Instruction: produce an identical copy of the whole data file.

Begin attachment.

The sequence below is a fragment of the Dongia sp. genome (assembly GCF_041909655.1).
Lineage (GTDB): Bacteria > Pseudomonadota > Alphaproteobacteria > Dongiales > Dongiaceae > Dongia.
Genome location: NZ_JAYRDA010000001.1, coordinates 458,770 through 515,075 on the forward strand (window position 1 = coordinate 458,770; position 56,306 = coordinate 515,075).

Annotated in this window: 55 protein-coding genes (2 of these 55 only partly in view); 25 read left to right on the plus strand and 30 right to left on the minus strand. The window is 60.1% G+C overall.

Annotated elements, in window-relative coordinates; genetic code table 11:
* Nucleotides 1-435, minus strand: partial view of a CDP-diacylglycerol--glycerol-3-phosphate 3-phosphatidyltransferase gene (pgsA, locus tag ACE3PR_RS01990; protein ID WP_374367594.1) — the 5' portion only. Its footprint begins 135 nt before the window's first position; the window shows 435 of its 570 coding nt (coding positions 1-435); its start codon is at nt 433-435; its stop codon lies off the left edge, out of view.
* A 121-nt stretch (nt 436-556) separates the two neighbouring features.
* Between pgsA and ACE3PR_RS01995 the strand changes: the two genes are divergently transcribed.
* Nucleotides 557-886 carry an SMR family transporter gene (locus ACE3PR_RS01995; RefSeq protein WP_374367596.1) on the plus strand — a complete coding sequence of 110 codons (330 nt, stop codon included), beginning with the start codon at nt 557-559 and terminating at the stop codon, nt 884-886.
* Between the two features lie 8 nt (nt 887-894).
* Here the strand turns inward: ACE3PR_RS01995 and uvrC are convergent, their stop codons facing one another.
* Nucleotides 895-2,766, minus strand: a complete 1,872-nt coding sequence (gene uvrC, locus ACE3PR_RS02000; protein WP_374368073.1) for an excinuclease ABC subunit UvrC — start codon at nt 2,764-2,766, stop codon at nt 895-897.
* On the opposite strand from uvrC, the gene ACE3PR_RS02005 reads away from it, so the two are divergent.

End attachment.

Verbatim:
The sequence below is a fragment of the Dongia sp. genome (assembly GCF_041909655.1).
Lineage (GTDB): Bacteria > Pseudomonadota > Alphaproteobacteria > Dongiales > Dongiaceae > Dongia.
Genome location: NZ_JAYRDA010000001.1, coordinates 458,770 through 515,075 on the forward strand (window position 1 = coordinate 458,770; position 56,306 = coordinate 515,075).

Annotated in this window: 55 protein-coding genes (2 of these 55 only partly in view); 25 read left to right on the plus strand and 30 right to left on the minus strand. The window is 60.1% G+C overall.

Annotated elements, in window-relative coordinates; genetic code table 11:
* Nucleotides 1-435, minus strand: partial view of a CDP-diacylglycerol--glycerol-3-phosphate 3-phosphatidyltransferase gene (pgsA, locus tag ACE3PR_RS01990; protein ID WP_374367594.1) — the 5' portion only. Its footprint begins 135 nt before the window's first position; the window shows 435 of its 570 coding nt (coding positions 1-435); its start codon is at nt 433-435; its stop codon lies off the left edge, out of view.
* A 121-nt stretch (nt 436-556) separates the two neighbouring features.
* Between pgsA and ACE3PR_RS01995 the strand changes: the two genes are divergently transcribed.
* Nucleotides 557-886 carry an SMR family transporter gene (locus ACE3PR_RS01995; RefSeq protein WP_374367596.1) on the plus strand — a complete coding sequence of 110 codons (330 nt, stop codon included), beginning with the start codon at nt 557-559 and terminating at the stop codon, nt 884-886.
* Between the two features lie 8 nt (nt 887-894).
* Here the strand turns inward: ACE3PR_RS01995 and uvrC are convergent, their stop codons facing one another.
* Nucleotides 895-2,766, minus strand: a complete 1,872-nt coding sequence (gene uvrC, locus ACE3PR_RS02000; protein WP_374368073.1) for an excinuclease ABC subunit UvrC — start codon at nt 2,764-2,766, stop codon at nt 895-897.
* On the opposite strand from uvrC, the gene ACE3PR_RS02005 reads away from it, so the two are divergent.